An empirical measurement of the option for the poor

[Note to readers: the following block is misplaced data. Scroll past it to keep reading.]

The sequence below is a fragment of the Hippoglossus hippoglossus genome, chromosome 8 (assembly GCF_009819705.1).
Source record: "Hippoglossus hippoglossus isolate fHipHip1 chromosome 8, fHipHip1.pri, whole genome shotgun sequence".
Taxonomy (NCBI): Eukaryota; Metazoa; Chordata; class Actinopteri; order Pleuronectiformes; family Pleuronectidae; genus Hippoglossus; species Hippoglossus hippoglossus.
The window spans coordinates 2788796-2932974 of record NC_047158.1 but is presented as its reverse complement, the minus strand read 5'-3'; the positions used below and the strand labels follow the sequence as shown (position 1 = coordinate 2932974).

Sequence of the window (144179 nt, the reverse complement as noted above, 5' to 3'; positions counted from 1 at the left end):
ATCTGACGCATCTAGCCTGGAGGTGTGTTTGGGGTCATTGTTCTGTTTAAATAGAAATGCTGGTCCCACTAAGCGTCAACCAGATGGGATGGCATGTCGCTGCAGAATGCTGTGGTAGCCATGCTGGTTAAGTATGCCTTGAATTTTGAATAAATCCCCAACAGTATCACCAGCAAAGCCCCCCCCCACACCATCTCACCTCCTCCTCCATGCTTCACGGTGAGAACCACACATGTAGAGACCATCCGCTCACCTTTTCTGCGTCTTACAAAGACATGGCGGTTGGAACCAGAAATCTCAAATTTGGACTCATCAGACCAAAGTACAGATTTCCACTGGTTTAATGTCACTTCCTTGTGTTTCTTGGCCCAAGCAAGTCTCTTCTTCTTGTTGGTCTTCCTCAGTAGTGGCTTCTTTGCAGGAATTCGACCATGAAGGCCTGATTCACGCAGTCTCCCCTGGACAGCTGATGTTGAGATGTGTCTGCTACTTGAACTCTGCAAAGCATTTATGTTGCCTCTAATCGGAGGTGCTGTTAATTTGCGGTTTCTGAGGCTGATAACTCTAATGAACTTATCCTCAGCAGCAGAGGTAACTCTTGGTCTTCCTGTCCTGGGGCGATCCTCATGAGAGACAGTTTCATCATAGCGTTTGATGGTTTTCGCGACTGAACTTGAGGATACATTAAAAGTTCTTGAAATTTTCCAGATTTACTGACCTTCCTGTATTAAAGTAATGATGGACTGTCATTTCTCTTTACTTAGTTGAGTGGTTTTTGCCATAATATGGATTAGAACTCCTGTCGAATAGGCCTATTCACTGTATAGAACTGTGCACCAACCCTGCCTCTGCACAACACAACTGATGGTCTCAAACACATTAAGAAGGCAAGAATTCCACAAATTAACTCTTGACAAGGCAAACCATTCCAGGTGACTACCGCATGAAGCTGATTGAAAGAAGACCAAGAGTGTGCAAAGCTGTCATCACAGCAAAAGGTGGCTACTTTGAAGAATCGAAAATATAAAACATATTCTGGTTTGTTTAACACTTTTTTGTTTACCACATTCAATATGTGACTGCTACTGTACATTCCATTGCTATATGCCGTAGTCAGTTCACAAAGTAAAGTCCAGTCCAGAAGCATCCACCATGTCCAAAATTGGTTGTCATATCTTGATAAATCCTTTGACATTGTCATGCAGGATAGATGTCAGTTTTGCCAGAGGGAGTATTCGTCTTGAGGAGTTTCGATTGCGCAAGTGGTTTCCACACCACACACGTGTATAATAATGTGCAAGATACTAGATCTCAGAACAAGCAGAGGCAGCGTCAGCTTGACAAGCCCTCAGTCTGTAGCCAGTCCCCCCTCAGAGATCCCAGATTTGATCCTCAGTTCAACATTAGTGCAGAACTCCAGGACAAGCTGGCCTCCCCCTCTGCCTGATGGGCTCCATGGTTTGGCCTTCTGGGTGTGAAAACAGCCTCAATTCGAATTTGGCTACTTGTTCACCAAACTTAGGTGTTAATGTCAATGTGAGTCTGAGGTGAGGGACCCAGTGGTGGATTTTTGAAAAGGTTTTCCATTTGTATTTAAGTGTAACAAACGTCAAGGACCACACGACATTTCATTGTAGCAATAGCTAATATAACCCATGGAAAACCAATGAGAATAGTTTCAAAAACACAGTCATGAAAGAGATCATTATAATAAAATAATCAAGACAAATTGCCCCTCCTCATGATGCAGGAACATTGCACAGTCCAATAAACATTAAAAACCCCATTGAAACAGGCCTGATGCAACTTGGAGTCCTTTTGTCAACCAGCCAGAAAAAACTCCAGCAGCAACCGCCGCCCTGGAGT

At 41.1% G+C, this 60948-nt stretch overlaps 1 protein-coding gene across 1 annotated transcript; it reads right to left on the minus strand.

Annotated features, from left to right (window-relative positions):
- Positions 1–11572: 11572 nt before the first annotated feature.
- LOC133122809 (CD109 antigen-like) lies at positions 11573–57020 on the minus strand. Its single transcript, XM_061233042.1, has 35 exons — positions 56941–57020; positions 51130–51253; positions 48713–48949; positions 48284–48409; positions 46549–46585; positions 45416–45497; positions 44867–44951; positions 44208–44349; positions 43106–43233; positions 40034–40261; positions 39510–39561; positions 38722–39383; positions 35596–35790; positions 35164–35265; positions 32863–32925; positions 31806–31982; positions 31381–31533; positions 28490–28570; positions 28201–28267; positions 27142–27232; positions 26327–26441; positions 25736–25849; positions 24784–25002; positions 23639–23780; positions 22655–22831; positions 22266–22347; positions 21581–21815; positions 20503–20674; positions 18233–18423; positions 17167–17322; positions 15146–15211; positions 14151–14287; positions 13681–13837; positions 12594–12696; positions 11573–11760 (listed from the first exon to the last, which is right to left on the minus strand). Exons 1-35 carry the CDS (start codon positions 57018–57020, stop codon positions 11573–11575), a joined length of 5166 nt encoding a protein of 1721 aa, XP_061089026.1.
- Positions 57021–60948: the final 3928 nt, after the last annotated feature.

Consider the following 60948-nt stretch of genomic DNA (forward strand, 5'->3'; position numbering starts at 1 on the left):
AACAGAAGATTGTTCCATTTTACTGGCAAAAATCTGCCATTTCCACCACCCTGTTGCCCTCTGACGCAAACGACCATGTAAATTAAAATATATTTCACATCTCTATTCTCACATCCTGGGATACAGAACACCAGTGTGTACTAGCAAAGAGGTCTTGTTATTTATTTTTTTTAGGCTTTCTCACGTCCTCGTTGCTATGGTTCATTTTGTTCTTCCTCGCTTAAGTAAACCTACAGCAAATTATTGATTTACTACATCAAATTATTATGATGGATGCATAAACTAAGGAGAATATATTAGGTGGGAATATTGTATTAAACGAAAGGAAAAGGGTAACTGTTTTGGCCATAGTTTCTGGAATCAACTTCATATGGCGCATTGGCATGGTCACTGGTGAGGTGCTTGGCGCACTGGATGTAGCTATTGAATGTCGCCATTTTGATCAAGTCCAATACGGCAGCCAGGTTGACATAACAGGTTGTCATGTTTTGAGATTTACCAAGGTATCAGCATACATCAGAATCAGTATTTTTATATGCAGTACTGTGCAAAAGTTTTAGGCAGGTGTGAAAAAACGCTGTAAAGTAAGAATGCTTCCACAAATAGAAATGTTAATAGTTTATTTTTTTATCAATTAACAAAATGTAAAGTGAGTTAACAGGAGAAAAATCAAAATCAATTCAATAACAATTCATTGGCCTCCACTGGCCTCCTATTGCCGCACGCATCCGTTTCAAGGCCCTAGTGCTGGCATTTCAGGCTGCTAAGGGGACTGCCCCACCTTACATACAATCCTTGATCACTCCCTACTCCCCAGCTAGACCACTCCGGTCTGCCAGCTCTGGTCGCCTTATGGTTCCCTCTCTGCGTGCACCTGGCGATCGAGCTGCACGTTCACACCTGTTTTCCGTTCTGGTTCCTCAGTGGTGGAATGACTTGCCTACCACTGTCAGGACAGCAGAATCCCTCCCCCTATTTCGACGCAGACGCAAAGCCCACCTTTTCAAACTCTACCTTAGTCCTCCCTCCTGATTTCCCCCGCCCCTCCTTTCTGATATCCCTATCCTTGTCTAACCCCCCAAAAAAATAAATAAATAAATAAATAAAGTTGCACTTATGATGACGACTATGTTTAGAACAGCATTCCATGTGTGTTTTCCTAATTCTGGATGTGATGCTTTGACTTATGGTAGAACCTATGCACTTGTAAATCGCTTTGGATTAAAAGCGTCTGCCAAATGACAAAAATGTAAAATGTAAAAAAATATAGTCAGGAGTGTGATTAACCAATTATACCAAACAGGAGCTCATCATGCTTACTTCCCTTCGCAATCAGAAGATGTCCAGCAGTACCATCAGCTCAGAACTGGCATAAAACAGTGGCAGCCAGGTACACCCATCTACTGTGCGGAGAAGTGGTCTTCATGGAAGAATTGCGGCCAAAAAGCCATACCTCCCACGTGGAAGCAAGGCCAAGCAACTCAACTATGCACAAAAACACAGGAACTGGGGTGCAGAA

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This study links both census and religious service data, aggregating them at significant geographical levels. This makes it possible to test (1) if there is empirical evidence of the Catholic Church prioritizing the pastoral service to the poorest population of Mexico, and (2) if the results at different levels of analysis are consistent. To answer these questions, I will introduce the analysis by an overview of the research and the conceptualization of poverty and the way the Catholic Church has faced this social condition, particularly in Latin America and Mexico. Following the overview, the research design is presented specifying research questions, hypotheses, data, and the procedures followed to process and analyze such data. In my analysis I will present the geographical distribution of five dimensions of poverty in Mexico (deprivation of material goods, lack of running water, limited access to health services, illiteracy, and ethnicity) and the main indicator of pastoral services offered by the Catholic Church (number of parishes). Data from different sources will be linked and aggregated at different geographical levels through statistical and GIS platforms. Two main innovative tools to achieve this are the Areas of Direct Pastoral Influence (ADPI) and the Maximum Historically Consistent Geographical Units (MxHCGUs). These resources help to distribute and link socio-demographic and pastoral data. ADPIs facilitate focusing on the detailed relationships whereas MxHCGUs can be re-aggregated to higher-level units of analysis. The analysis includes descriptive geo-statistical tools to identify geographic patterns and test for spatial autocorrelation. Negative binomial regressions test the correlation of poverty and pastoral services at different levels of aggregation of the data. Besides identifying the levels and dimensions of poverty where there is empirical evidence of the priorities of pastoral service, I address the consistency of the different geographical aggregations and explain the differences. I emphasize the analysis of the levels of geographical aggregation directly relevant to the organizational structure of the Catholic Church: the ecclesiastical circumscriptions and the parishes. I will explain in detail the characteristics of both administrative-territorial levels and their importance in order to understand the provision of pastoral care. Although former sociological studies have never considered these levels in the study of poverty, they are the very units of aggregation used by the Catholic Church in pastoral strategies and decisions. Therefore, these are the most pertinent levels of analysis for a study about the priorities of pastoral services. It should be noted that the main limitation of this research is the lack of longitudinal data that would be necessary to test causality. However, this study links these kinds of data for the first time and there is no source of more complete information: the data presented here are actually the basis for the official maps of the Mexican Catholic Church. Therefore this means a major advance in this kind of research. On the one hand, the dataset that I put together sets the basic structure to organize historical censuses and ecclesiastical data; on the other hand, although the results are limited to cross-sectional data, this exploratory step is crucial for my broader research agenda because this study will evaluate basic procedures that will enable the later incorporation and analysis of longitudinal data from more than 120 years.